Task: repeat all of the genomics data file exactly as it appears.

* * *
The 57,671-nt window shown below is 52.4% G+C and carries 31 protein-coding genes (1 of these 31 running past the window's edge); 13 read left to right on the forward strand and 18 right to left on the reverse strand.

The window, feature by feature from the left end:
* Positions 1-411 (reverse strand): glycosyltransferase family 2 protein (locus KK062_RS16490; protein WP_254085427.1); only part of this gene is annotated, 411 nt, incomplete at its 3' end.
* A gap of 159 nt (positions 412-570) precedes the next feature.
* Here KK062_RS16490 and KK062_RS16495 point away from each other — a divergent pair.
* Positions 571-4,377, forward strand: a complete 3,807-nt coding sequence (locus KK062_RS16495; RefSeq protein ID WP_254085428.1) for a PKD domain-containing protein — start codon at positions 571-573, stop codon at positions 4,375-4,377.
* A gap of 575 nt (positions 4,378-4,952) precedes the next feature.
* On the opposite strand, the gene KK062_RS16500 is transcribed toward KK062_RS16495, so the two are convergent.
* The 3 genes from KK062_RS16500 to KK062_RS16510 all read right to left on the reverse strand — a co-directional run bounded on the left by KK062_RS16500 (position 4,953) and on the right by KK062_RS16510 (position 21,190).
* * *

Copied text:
The 57,671-nt window shown below is 52.4% G+C and carries 31 protein-coding genes (1 of these 31 running past the window's edge); 13 read left to right on the forward strand and 18 right to left on the reverse strand.

The window, feature by feature from the left end:
* Positions 1-411 (reverse strand): glycosyltransferase family 2 protein (locus KK062_RS16490; protein WP_254085427.1); only part of this gene is annotated, 411 nt, incomplete at its 3' end.
* A gap of 159 nt (positions 412-570) precedes the next feature.
* Here KK062_RS16490 and KK062_RS16495 point away from each other — a divergent pair.
* Positions 571-4,377, forward strand: a complete 3,807-nt coding sequence (locus KK062_RS16495; RefSeq protein ID WP_254085428.1) for a PKD domain-containing protein — start codon at positions 571-573, stop codon at positions 4,375-4,377.
* A gap of 575 nt (positions 4,378-4,952) precedes the next feature.
* On the opposite strand, the gene KK062_RS16500 is transcribed toward KK062_RS16495, so the two are convergent.
* The 3 genes from KK062_RS16500 to KK062_RS16510 all read right to left on the reverse strand — a co-directional run bounded on the left by KK062_RS16500 (position 4,953) and on the right by KK062_RS16510 (position 21,190).